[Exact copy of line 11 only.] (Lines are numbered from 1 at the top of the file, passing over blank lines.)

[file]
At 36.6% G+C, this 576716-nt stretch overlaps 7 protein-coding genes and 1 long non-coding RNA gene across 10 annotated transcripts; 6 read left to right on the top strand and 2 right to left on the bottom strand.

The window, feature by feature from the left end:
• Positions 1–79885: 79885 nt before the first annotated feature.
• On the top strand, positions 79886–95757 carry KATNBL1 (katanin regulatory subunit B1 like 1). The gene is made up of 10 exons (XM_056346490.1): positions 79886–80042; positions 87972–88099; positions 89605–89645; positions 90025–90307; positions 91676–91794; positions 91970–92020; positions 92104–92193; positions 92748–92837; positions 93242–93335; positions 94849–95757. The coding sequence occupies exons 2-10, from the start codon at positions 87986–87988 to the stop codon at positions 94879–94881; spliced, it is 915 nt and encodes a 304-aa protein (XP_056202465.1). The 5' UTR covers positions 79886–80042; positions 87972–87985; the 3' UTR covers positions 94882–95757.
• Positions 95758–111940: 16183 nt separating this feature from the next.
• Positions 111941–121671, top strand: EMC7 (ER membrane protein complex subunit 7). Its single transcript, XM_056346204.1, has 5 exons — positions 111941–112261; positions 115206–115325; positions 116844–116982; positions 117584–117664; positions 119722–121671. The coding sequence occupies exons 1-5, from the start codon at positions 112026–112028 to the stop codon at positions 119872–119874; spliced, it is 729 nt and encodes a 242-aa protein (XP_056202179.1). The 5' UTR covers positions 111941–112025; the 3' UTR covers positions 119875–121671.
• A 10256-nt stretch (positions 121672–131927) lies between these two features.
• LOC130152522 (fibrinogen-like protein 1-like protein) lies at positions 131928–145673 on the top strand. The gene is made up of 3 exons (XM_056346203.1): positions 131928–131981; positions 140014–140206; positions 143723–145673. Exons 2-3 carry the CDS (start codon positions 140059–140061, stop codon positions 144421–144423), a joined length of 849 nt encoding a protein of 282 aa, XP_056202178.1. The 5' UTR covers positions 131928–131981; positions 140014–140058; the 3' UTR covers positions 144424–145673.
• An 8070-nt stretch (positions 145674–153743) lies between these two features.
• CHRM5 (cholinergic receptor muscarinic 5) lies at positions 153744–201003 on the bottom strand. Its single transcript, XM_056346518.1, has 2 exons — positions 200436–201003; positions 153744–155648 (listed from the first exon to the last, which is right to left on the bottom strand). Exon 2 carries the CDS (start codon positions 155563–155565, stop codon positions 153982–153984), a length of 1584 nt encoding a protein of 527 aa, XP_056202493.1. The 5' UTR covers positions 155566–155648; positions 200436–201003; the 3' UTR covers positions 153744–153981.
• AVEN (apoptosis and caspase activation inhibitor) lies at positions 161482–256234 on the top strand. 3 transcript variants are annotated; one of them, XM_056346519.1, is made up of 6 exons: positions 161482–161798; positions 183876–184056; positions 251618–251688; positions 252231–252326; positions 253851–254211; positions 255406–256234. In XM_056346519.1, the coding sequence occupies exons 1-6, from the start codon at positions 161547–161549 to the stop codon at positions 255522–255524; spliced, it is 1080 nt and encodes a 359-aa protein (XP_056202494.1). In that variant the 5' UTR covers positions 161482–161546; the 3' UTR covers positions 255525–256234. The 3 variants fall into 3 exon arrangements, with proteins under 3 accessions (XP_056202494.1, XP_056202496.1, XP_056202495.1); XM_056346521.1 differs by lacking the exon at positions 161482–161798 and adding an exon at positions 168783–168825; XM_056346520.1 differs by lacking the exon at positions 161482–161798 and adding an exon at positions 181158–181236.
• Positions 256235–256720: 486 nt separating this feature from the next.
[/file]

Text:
• AVEN (apoptosis and caspase activation inhibitor) lies at positions 161482–256234 on the top strand. 3 transcript variants are annotated; one of them, XM_056346519.1, is made up of 6 exons: positions 161482–161798; positions 183876–184056; positions 251618–251688; positions 252231–252326; positions 253851–254211; positions 255406–256234. In XM_056346519.1, the coding sequence occupies exons 1-6, from the start codon at positions 161547–161549 to the stop codon at positions 255522–255524; spliced, it is 1080 nt and encodes a 359-aa protein (XP_056202494.1). In that variant the 5' UTR covers positions 161482–161546; the 3' UTR covers positions 255525–256234. The 3 variants fall into 3 exon arrangements, with proteins under 3 accessions (XP_056202494.1, XP_056202496.1, XP_056202495.1); XM_056346521.1 differs by lacking the exon at positions 161482–161798 and adding an exon at positions 168783–168825; XM_056346520.1 differs by lacking the exon at positions 161482–161798 and adding an exon at positions 181158–181236.